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10 Week Ultrasound

The first trimester ultrasound is often offered to parents between 11 and 13 weeks to measure the baby and ensure that everything is progressing as it should in the pregnancy. However, some parents choose to have earlier ultrasounds at around 10 weeks to ensure that the pregnancy is viable and healthy and to rule out dangerous complications.

An ultrasound at 10 weeks pregnant will often consist of a probe being moved over the abdomen to see the baby through sound wave technology. However, some pregnancies that are developing a little slower than normal might need a transvaginal ultrasound to get a better view of the baby.

How do 10 week ultrasounds work?

An ultrasound is completed with a transducer or probe being moved across the lower stomach where the baby will be located. A thin layer of water-based gel is put on your stomach beforehand to ensure a better connection between the probe and your skin, helping to get the best view of your baby possible.

Once the transducer is on your skin, it’ll send a series of high frequency sound waves through your body. This is not considered dangerous to you or the baby, and you won’t be able to hear the sound waves. The sound waves are made from electrical currents and will stop whenever they hit something in your body.

Once they’ve bounced back to the transducer, the probe then converts them back to electrical signals and sends them to the computer. This translates a pattern of electrical currents and creates real-time images with them, which will be projected onto the computer screen. You and your sonographer can then see your baby.

Why might you need a 10 week ultrasound?

The most common gestational age for the first ultrasound is 12 weeks, but some choose to have it a little earlier at 10 weeks. You might be recommended this by your doctor for a number of reasons, including:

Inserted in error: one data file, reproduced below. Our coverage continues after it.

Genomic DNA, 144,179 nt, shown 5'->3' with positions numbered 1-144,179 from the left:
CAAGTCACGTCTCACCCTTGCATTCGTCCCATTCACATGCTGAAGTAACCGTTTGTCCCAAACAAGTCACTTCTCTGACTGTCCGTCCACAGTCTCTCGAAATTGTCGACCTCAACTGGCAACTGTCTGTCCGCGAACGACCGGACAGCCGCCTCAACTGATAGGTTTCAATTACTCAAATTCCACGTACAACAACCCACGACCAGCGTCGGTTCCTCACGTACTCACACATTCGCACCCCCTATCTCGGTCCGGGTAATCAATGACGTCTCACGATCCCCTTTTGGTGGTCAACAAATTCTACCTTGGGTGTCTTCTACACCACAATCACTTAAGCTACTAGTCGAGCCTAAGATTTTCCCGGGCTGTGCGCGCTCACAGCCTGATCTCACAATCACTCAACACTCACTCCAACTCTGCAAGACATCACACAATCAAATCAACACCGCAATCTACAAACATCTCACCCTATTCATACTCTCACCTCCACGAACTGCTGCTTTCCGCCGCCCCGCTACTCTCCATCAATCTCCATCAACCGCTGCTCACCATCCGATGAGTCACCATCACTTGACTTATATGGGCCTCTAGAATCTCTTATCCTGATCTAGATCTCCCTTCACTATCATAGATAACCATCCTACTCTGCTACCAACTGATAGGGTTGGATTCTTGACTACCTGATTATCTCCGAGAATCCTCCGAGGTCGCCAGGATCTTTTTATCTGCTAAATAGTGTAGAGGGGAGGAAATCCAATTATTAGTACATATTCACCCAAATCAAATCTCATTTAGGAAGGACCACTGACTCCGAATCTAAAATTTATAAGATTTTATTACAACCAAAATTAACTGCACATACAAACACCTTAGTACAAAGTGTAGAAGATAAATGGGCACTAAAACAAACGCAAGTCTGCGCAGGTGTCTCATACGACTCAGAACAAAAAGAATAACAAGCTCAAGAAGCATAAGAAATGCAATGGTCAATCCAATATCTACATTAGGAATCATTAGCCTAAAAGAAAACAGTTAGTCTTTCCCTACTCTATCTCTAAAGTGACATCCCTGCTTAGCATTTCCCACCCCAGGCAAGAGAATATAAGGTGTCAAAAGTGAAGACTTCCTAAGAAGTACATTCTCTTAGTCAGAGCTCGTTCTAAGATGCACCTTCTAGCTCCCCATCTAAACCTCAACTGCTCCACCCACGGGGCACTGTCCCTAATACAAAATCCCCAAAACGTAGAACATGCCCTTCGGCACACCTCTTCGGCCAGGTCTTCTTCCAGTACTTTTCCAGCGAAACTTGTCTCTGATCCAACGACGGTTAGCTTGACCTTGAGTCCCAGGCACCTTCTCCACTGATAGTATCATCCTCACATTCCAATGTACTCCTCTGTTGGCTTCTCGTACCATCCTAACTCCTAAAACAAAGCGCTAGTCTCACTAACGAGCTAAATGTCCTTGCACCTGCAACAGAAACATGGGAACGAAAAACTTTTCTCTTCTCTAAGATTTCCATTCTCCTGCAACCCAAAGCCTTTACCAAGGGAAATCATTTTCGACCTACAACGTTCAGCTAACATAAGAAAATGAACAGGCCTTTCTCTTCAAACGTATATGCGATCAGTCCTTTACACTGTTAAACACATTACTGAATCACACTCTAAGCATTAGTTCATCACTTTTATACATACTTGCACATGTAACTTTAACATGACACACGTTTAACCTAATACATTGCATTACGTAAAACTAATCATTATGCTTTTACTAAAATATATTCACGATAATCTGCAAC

• To check how many babies are viable in your pregnancy

  • To work out the gestational age of your pregnancy

  • To confirm that there’s a heartbeat

  • To measure the foetal pole to make sure the baby is growing as it should be

  • To determine how your body is reacting to the pregnancy

  • To see if there’s an explanation for spotting or bleeding in pregnancy

Even if your doctor doesn’t refer you for an early scan at 10 weeks, you have the opportunity to go to a private clinic for a dating scan. This is done by a professional sonographer and will help you get answers to whether your pregnancy is viable and healthy before your official first scan.

    How to prepare for your 10 week ultrasound

    The hospital you’re booked into for your early scan will be able to tell you the specifics of how you can prepare for your scan, as every hospital has slightly different policies. There are generally no extreme preparation measures needed from you, so you can often turn up and have the scan no matter what.

    However, some sonographers ask you to drink a litre of water before your appointment to make sure you arrive with a full bladder. As your baby is still quite small at 10 weeks, a full bladder will help the ultrasound technician see the baby more clearly.

    Unless specified otherwise, you should be able to bring a support person with you if you wish. They will sit in the room with you and be able to see the baby on the screen, too. However, children tend to be discouraged to avoid distracting the sonographer.

    It’s best to wear something comfortable and stretchy to make sure you can easily lift your clothing to let the sonographer get to your stomach. Make sure your clothing isn’t too tight, either, as this might be difficult to pull down to perform the scan.

    What to expect from your 10 week ultrasound

    During the scan

    Most 10 week scans are transabdominal as the baby tends to be large enough to see through the abdomen. However, in some cases where your baby is in an odd position, your sonographer will ask to perform a transvaginal scan. The only difference here is where the probe is used, making the preparation and process relatively the same.

    The ultrasound office is often already darkened, so walking in there might be slightly disorienting. Once you’re in with the door closed, you’ll be asked to lie down on the table, and your support person will sit in the chair near you.